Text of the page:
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6
Leave the room
After your dog has mastered you being a great deal of distance away from him, start leaving the room or otherwise leave your dog’s field of vision. Keep this absence brief to start (only a few seconds). Hurry back and release, praise, and treat your pooch.
Step
7
Practice, practice, practice
A rock solid stay is an important behavior. Practice this command in a variety of locations with an increasing amount of distractions. Always remember to give your dog their release command and plenty of treats and praise as a reward for good behavior.
Step
8
Move on to 'crawl'
Once your dog is sitting and staying reliably, he’s ready to get to work!
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The Teaching 'Crawl' Method

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Setting up
To begin, place your pooch in a ‘down’ and ask him to ‘stay’. Be sure to give plenty of treats for quick performance. Even if your dog is performing these commands without treats, this will warm your dog up and let him know you’re about to train.
Step
2
Lure forward
Take a treat in your hand and place it in front of your dog’s nose. It should be low to the ground and just out of reach of their so that your dog is not tempted to stand. Entice your dog to move forward and get the treat. The moment they scoot forward slightly, treat and praise.
Step
3
Add lure distance
Once your dog is moving forward, slowly start asking them to move forward with you, following the treat. This behavior takes a lot of core strength so your dog may only follow for short periods of time. Try going slowly, adding one foot at a time in between treating and praising.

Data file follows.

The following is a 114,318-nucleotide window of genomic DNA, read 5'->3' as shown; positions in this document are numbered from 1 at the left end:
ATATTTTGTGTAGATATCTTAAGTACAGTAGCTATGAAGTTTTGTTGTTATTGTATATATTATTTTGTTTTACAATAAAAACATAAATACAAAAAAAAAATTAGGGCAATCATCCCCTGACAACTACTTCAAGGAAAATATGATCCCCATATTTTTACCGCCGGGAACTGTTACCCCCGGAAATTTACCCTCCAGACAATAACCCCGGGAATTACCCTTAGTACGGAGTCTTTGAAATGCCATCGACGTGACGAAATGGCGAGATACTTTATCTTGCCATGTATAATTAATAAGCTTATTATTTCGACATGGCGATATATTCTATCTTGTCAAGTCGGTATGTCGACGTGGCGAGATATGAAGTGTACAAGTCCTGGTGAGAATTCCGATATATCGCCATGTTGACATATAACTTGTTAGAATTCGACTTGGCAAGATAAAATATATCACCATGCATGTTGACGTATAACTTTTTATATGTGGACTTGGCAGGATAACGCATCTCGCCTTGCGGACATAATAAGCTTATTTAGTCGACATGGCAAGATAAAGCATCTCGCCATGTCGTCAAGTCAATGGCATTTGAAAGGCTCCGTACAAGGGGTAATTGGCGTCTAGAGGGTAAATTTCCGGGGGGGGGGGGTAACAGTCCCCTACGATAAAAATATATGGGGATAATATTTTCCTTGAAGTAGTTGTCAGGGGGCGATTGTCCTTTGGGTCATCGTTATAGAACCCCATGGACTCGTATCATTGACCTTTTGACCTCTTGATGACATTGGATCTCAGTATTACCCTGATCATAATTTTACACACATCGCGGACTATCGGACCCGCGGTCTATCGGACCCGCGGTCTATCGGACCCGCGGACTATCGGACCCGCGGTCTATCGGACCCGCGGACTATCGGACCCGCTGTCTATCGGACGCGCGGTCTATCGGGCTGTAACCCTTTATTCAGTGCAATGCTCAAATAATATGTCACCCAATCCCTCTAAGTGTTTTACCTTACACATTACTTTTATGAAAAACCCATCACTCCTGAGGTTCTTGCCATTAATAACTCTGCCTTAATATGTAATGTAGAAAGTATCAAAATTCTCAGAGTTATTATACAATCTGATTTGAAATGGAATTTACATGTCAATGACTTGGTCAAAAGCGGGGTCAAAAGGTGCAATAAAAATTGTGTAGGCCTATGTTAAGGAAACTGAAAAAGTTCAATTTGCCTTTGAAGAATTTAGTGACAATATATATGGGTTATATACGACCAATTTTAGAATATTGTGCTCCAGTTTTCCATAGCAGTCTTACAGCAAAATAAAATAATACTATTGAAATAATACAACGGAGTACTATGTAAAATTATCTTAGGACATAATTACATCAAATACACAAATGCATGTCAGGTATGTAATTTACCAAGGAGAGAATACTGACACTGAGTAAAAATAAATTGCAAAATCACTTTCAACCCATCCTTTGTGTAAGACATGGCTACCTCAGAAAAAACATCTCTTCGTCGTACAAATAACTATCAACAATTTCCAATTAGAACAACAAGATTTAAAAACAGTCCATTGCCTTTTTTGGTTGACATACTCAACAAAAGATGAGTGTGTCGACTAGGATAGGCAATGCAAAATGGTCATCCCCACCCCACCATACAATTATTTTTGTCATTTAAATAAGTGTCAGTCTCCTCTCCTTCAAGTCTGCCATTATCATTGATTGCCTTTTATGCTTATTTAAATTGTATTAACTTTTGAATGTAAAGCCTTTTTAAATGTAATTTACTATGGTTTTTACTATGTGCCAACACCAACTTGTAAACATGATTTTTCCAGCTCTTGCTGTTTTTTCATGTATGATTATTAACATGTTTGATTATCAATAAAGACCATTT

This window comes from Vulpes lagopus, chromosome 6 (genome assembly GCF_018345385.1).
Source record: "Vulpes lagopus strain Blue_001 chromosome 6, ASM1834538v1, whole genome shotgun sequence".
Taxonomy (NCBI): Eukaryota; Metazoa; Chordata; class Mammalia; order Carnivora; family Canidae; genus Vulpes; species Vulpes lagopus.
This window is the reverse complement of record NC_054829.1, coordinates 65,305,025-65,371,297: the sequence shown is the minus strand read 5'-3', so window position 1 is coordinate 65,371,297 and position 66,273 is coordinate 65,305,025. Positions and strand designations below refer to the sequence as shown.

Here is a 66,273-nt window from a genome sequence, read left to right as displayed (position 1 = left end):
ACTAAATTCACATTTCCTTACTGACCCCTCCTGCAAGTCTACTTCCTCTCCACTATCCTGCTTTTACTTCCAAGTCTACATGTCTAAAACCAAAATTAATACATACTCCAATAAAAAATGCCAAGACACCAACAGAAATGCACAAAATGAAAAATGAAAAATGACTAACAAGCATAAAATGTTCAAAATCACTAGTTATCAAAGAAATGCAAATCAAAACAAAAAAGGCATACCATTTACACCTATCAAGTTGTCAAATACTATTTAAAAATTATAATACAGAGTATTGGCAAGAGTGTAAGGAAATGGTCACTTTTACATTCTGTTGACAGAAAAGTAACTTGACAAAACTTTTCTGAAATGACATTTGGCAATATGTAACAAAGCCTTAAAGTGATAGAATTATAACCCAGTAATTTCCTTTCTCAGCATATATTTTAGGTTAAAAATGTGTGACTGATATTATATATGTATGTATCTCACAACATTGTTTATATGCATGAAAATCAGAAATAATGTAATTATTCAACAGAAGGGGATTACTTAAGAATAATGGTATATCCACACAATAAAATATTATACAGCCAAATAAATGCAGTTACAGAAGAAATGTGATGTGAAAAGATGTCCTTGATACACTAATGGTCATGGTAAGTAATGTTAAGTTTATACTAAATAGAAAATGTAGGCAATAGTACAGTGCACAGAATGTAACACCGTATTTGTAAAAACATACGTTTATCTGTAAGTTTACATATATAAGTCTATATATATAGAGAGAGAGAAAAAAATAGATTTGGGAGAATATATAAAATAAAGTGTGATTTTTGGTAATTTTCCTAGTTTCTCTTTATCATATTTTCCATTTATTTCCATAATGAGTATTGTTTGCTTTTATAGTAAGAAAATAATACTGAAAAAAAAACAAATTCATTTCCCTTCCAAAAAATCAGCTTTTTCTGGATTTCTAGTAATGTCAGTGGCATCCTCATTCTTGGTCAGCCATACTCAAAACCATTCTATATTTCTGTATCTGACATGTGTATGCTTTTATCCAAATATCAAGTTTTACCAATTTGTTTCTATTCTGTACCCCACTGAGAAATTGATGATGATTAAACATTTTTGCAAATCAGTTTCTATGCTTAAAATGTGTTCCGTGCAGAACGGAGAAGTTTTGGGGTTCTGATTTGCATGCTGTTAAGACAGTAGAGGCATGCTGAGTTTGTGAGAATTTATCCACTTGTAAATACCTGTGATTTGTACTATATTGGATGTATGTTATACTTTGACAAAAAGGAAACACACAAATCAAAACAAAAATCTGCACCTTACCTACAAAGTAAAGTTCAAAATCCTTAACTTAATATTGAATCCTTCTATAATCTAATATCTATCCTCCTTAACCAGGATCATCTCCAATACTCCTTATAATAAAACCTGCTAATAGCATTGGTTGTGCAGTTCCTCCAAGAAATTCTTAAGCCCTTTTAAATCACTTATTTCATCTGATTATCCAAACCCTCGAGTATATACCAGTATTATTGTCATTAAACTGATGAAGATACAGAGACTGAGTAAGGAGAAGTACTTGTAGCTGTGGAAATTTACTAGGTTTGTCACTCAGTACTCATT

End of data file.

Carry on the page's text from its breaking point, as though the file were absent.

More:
Step
4
Add the command
Once your dog is reliably crawling forward a short distance, start adding in the command word. “Crawl” makes for a good command, but feel free to come up with something memorable or funny for you and your pooch. Say the command and then slowly move away with the treat, luring your dog forward. Treat and praise after a short amount of time.
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5
Start at a distance
After you’ve practiced your dog following your hand and treat numerous times and have added the cue word, you’re ready to have your dog start crawling to you. Put your dog in a ‘down/stay’ and then take several steps back. Give the verbal command. If your dog doesn’t crawl several steps to you, go back a step and repeat a few more times.
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6
Remove the lure
Next, remove the food lure from your hand and give the ‘crawl’ command on its own. If you’ve repeated the previous step many times, your dog should start crawling towards you. If not, slow down and back up a training step or two to reinforce the behavior.
Step
7
Practice, practice, practice
Practice the 'crawl' command at numerous distances and in different settings. Remember that this behavior is physically taxing on your dog and keep training sessions brief and fun for maximum response.
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Success Stories and Training Questions